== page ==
Contamination, comes standard

For the past seven years I have been an environmental consultant working on a variety of sites for multiple clients. What if I said that almost every potential development site within a 15 kilometre radius of the Melbourne CBD is contaminated. Would you be alarmed? Would you even believe me?

If you said yes to both of those questions then you would for the most be correct.

Our main role as environmental consultants is to assess and identify any potential sources of contamination in the soil or groundwater which are a result of historical uses at the site, then assess whether there are any impacts and to what extent. Finally, depending upon intended future use, we will ensure that any risks posed by site contamination to sensitive receptors (i.e. humans and the environment) have been mitigated prior to reuse.

To clarify, site contamination comes in many different forms and may pose a risk depending on the setting in which it lies. The Oxford dictionary defines contamination "as making something impure by the exposure or addition of a polluting substance", so with reference to soil and groundwater it's a substance that alters the medium from its natural state.

One example can be found during Melbourne's urban development as it expanded further outwards from the CBD during the 19th and 20th centuries. Many areas were developed for different purposes including residential and industrial uses. In some cases imported material was used on sites to provide stable foundations for a structure or as backfill material. This material was not assessed before use which now could pose a risk to the aforementioned sensitive receptors. Contemporary regulatory bodies have set specific guidelines for the transport, use and storage of imported material to minimise any potential risk and that the material is similar to its final destination.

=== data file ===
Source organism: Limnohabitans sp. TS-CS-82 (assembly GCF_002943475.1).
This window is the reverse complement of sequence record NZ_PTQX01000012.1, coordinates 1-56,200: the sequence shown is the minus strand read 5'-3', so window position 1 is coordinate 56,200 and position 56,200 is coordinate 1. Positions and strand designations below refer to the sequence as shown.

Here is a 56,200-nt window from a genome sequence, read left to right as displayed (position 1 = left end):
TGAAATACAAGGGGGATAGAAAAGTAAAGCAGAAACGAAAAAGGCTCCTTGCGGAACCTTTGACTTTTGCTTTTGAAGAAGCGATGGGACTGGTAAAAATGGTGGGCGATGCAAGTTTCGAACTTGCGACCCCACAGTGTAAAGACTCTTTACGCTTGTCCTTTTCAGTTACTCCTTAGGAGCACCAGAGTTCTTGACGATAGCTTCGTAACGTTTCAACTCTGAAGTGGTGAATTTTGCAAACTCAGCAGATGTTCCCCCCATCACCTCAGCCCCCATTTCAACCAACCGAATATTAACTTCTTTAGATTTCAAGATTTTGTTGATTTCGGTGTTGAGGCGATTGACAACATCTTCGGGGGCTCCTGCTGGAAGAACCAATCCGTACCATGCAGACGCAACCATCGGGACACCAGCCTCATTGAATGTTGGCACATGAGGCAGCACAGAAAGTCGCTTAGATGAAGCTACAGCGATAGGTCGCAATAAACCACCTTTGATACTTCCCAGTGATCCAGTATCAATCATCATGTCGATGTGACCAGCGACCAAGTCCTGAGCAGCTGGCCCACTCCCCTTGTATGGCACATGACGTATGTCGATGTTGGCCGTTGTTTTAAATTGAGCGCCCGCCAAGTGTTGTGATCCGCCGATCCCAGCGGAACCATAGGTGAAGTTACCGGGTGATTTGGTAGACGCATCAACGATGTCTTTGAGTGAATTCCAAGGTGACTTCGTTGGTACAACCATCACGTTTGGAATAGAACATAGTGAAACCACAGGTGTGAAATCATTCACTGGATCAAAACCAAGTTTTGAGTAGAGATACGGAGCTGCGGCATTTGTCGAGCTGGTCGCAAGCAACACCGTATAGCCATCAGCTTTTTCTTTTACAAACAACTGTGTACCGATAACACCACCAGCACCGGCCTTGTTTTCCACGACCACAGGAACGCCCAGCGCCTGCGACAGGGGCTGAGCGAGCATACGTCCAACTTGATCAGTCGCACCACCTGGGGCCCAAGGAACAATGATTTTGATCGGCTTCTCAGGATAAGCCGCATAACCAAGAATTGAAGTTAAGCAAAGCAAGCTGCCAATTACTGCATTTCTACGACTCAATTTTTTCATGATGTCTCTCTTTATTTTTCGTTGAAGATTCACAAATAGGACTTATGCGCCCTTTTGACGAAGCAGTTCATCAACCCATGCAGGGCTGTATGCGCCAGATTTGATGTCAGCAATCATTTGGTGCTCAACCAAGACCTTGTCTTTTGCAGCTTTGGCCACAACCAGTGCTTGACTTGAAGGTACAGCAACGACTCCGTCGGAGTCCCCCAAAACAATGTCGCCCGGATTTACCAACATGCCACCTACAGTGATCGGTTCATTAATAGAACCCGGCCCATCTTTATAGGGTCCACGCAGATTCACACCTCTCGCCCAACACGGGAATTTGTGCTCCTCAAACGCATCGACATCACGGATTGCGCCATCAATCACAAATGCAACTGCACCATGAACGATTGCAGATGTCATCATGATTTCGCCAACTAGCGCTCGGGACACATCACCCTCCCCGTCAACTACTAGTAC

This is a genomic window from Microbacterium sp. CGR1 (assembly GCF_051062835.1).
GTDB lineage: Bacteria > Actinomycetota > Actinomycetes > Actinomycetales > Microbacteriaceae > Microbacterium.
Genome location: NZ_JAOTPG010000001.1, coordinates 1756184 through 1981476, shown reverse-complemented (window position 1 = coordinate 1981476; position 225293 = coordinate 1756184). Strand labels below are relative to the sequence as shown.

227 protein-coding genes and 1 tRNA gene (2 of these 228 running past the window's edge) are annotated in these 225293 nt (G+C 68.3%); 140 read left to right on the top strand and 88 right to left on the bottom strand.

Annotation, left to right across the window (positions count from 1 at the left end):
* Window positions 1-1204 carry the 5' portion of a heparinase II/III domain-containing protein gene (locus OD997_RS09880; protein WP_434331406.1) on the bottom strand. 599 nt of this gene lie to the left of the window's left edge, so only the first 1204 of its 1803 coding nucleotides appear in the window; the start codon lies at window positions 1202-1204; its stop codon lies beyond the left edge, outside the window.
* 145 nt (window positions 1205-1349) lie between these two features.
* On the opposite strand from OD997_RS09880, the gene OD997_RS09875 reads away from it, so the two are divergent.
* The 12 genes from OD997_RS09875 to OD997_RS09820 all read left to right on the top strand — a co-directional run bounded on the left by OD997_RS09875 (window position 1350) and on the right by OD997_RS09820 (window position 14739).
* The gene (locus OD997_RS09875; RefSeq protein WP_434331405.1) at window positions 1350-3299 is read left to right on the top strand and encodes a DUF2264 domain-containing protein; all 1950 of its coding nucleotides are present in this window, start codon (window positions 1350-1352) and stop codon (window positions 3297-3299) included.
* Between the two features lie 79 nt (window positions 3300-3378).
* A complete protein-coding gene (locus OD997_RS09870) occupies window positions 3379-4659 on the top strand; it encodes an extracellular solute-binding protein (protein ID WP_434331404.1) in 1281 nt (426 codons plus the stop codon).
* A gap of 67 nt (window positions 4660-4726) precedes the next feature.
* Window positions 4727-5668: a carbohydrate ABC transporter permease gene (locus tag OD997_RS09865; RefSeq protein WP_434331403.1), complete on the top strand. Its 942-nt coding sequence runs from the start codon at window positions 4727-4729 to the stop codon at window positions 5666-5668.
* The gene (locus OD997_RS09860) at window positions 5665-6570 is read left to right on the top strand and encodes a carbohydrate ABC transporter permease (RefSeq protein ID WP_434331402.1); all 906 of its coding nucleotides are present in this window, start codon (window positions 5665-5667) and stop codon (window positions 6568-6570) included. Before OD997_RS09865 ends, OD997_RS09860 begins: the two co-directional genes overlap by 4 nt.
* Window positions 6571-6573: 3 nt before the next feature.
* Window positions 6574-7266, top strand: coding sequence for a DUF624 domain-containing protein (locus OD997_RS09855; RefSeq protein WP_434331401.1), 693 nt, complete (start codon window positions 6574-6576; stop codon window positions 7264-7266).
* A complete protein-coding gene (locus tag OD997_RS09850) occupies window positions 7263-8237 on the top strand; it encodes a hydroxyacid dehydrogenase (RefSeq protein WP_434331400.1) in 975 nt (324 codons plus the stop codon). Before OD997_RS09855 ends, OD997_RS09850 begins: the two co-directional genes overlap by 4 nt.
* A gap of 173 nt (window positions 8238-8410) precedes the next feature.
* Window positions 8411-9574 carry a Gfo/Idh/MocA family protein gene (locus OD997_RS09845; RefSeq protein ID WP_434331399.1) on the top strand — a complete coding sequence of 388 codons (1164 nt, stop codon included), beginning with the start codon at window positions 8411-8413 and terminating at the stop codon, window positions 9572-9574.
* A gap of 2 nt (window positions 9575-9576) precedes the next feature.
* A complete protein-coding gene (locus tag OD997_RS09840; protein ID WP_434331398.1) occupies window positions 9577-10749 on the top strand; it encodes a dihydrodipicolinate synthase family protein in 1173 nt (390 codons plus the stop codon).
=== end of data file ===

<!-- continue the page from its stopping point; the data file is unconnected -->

Another common source of site contamination comes in the form of petroleum hydrocarbons at former service station sites. Across Melbourne, there are many former service stations sites that  have been or are currently being converted into multi-storey residential apartments. The most obvious concern revolves around remnant volatile compounds in the soil and groundwater that may pose as either a vapour risk to future site users or migrate offsite depending on the groundwater flow direction.  A number of factors make each site different and it's up to environmental consultants to assess the impacts and whether there are any risks. In the majority of cases these volatile contaminants are remediated in one form or another and the site suitability is determined by measuring concentrations against specific criteria.  

Furthermore, when a site is changed from a low sensitivity use (i.e. commercial/industrial) to a high sensitivity use (i.e. residential), an environmental audit is triggered and a planning permit cannot be issued without an audit being completed. As part of this process, an environmental auditor is engaged to ensure the assessment conducted by consultants is in line with guidelines and the site will be fit for purpose following environmental works.